What's less clear is what to make of Michigan's offense, which has been spectacular in five home games against lesser competition, but has struggled to find consistency in three road tests, including a loss to Notre Dame and a near miss against Northwestern. That may not bode well for a season-ending trip to Columbus, Ohio. Then again, who's feeling great about Ohio State right now?
Little brother blues
Winovich summed up the Michigan-Michigan State game pretty succinctly: "Sometimes your little brother acts up, and you have to put him in place."
It's harsh, but is it accurate? Here's where we put Michigan's win in our all-time list of "little brother" smackdowns.
1. Michael vs. Fredo in "The Godfather": At least Sparty wasn't taken on a long boat ride, never to return.
2. Cain vs. Abel: While Saturday's beatdown by Michigan's defense was pretty Old Testament, it wasn't nearly as bad as this rivalry.
3. Stannis vs. Renly on "Game of Thrones": Honestly, Winovich has a great "Song of Ice and Fire" look, but until there's some black magic involved, it doesn't quite live up.
4. Noel Gallagher vs. Liam Gallagher: We have a feeling that after Saturday's theatrics, Michigan State might look back in anger.
And we'll chalk the Michigan win up at No. 5, just ahead of Billy vs. Jimmy Carter and the Jonas Brothers in a Royal Rumble.
Non-Michigan troll of the week
The rivalry between Clemson and NC State had featured all kinds of off-field drama, including last year's game that included accusations of cheating by Wolfpack coach Dave Doeren, who was angry about a laptop on the Tigers' sideline.
So this year, Clemson added a play card on the sideline with a picture of a laptop on it, just for this game. Said Dabo Swinney afterward: "That was the ultimate troll. Is that what you call it?"
Purdue opened the season with three straight losses, by a grand total of seven points. What might we be saying about the Boilermakers right now had they managed to pull out a win in two of them?
Purdue's dominance of Ohio State showcased what anyone who has watched the Boilermakers this year already knew. This is a really good team that had some really hard luck to start the season. But in the past four weeks, Purdue has thumped a good BC team, dominated Nebraska and Illinois, then gave us one of the most stunning performances of the season.
From the electric Rondale Moore to the powerful D.J. Knox to the underappreciated David Blough, this is an offense that can do it all. And on defense, we've seen Purdue now bottle up AJ Dillon and Dwayne Haskins. After undoing their Heisman campaigns, perhaps it's time to start talking about Moore's.
Michigan State's struggling offense is up next, and then a date with Iowa that could well be the biggest game none of us saw coming back in early September. And if Purdue wins that one, Brohm's paycheck is going to get a whole lot bigger when the season is over.
Week 8 hot takes
Butch Jones is a champion of life
How do you celebrate a 58-21 win over the team that fired you? Nothing goes better with a big win than a nice stogie and a little social media trolling.
After Saturday's thumping of the Volunteers, Bama center Chris Owens posted a photo of himself and Jones, now a Tide offensive analyst, smoking victory cigars -- something the former Tennessee coach didn't get to do very often his last season in Knoxville.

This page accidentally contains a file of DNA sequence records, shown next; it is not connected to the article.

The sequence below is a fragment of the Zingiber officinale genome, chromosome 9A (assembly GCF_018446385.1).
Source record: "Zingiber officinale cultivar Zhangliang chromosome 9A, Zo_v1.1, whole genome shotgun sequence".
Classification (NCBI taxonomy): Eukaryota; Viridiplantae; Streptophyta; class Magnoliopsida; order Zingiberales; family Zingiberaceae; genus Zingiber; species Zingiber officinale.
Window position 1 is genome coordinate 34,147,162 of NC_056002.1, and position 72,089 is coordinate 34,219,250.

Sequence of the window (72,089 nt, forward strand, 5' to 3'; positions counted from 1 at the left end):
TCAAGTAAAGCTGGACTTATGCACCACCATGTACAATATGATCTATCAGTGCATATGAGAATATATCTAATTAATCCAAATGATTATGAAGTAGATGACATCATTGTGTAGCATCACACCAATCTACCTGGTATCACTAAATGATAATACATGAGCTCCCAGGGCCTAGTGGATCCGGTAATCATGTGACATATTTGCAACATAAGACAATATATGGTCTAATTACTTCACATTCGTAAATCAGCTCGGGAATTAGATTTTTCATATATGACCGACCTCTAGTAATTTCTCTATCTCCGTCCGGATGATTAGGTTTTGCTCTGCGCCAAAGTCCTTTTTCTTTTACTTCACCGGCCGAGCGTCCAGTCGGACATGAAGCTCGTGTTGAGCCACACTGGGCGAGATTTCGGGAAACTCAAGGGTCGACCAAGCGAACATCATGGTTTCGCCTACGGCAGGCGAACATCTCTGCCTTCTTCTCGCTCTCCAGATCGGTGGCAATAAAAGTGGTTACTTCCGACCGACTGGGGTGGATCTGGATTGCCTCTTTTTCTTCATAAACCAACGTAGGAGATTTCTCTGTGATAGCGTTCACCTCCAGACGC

It's tough to say how much of an impact Jones' insight had on Alabama's win, but the photo is so good, we're going to go ahead and forgive him for the whole sideline garbage can debacle.
Frost, Nebraska pick up first win in a blowout
Head coach Scott Frost and the Nebraska Cornhuskers get their first win of the season by defeating Minnesota 53-28.
It's good to be back to rock bottom
Scott Frost said Nebraska hit rock bottom three weeks ago, and things kept getting worse. So, technically, Nebraska was below rock bottom when Saturday's game started. That means the win -- much needed, much celebrated, much deserved -- over Minnesota should officially bring the Cornhuskers back up to rock bottom. And really, Nebraska has looked pretty good for the past few games, which should offer some hope that, now that win No. 1 is in the books and a few more winnable games remain, this season might turn out to be a nice little stepping-stone for the Huskers after all.
These losses were impressive
With apologies to Frost, who doesn't quite buy into these win probabilities, we're going to side with the math nerds and point out that, while it's not going to win over many fans, you have to applaud the ability of Cincinnati and North Carolina.
The Bearcats had a 94 percent chance to win according to ESPN's win probability metric with less than five minutes to play, but they surrendered a seven-play, 75-yard drive by Temple to tie things up, then lost in overtime.
And North Carolina -- poor, poor North Carolina -- was even worse. The Heels had a 94 percent chance to win with 2:30 to play, but it didn't happen, as Syracuse QB Tommy DeVito dropped a 42-yard dime to Nykeim Johnson to send the game to OT less than a minute later. It's the second straight week UNC had a touchdown lead late in the game only to surrender a long drive and lose. We're not sure what Larry Fedora did to anger the football gods (perhaps they're mad he's in better shape than them) but it's been a long time since anything's gone UNC's way.
But here's the important thing to remember: Statistically speaking, it's just as hard to lose when you've got only a 6 percent chance to do so as it is to win against the same odds.
27 players is enough to win the ACC Coastal